Posts Tagged ‘Douglas Williams’

Fringe at 20 Profile: Douglas Williams

Posted June 7th, 2016

Name: Douglas Williams

Type of Artist: Playwright, producerD. Williams Headshot (L)

Companies: Orbiter 3, Apocalypse Club.

Fringe shows I’ve participated in:
Holly’s Dead Soldiers, 2013 – playwright
Safe Space, 2014 – playwright
@AstroJennie, 2015 – playwright

First Fringe I attended: In 2009 I was a senior at Temple University and had to see a Fringe show for a class. I decided to go to Pig Iron’s Welcome to Yuba City, which feels really lucky since I knew nothing about the show or the company. The whole thing blew my mind.

First Fringe I participated in: Holly’s Dead Soldiers was the first Fringe show I was involved in. Most memorable moment was probably Chris Davis scrambling to learn his four page monologue two days before we opened.

First show I produced/created at the Fringe: Holly’s again. In creating it I guess I would say the most memorable moment was bouncing around Bruce Walsh’s house trying to figure out how to use every room, every space, and how much dialogue could be heard when delivered from the basement . . .

The Fringiest show, venue, action, or moment I ever experienced: There was something really beautiful about seeing Go Long Big Softie in a building that was going to be torn down after the run had ended. Filling that place with art and people before it went away forever seemed like a good way to say goodbye.


Apocalypse Club (Emma Goidel, Maura Krause, Douglas Williams, Emily Acker), Image by Lindsay Ladd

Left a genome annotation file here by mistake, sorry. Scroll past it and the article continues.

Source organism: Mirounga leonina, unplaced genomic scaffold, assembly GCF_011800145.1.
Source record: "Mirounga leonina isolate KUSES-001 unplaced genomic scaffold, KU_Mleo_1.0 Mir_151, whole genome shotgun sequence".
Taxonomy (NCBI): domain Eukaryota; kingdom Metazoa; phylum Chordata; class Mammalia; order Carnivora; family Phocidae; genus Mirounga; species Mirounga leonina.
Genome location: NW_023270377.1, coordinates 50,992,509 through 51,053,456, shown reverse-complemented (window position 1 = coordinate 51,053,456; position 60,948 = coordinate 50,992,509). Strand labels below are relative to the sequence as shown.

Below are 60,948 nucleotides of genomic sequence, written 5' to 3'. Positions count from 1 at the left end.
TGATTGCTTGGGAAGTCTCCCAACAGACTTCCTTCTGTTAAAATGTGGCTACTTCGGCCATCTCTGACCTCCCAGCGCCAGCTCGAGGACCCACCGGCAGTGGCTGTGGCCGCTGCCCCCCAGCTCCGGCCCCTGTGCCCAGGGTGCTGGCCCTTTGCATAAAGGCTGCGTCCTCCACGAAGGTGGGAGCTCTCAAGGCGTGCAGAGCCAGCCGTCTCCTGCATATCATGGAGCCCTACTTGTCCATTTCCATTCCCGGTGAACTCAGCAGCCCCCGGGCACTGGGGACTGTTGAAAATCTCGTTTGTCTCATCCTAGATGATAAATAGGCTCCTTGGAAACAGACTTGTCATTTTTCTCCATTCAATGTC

A Fringe show that influenced me as an artist: Oh man so many . . .  Yuba City, Pay Up, the Adults, Underground Railroad Game. The Object Lesson is still one of the most incredible theater experiences I’ve ever had. The environment that show existed in was just so welcoming and communal.

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Bruce Walsh is Housing a Play

Posted August 2nd, 2013

It’s a long way to get your head out of your own ass, and that’s what writing and doing collaborative theater are for. These days, playwright and journalist Bruce Walsh, 36, makes a habit out of not taking himself too seriously.

Picture 12

Bruce Walsh at a cafe, perhaps? Photo: Neal Santos

“I think I was the reverse, I was up my ass when I was younger, and somehow I got old and I just didn’t give a shit anymore.”

From Yardley, Bucks County, PA, Walsh has been writing theater for nearly twenty years while realizing that his more esteemed contributions seem to come from a spontaneous place.

“The theater-going public seems to be much more interested in an idea I just had than some deeper thing, like Lego Robot vs. Julia Child.”

The actual play that Walsh, Chris Davis, and Douglas Williams are writing together won’t involve going to a theater. “It’s my house. I probably wrote the piece [my part] like ten feet from where it’s being done.”

Walsh’s last two plays have focused on re-contextualizing charged spectacles into domestic situations to interesting and disarming results, mostly due to the intimate setting and the hilarious manipulation of language. Their upcoming play Holly’s Dead Soldiers is in Walsh’s Northern Liberties rowhome and Williams’s Manayunk abode, where ten feet is everything. “We like the idea of playwrights cooking for the audience and presenting their scenes, because there’s some sort of relationship between cooking for people and writing for people.”

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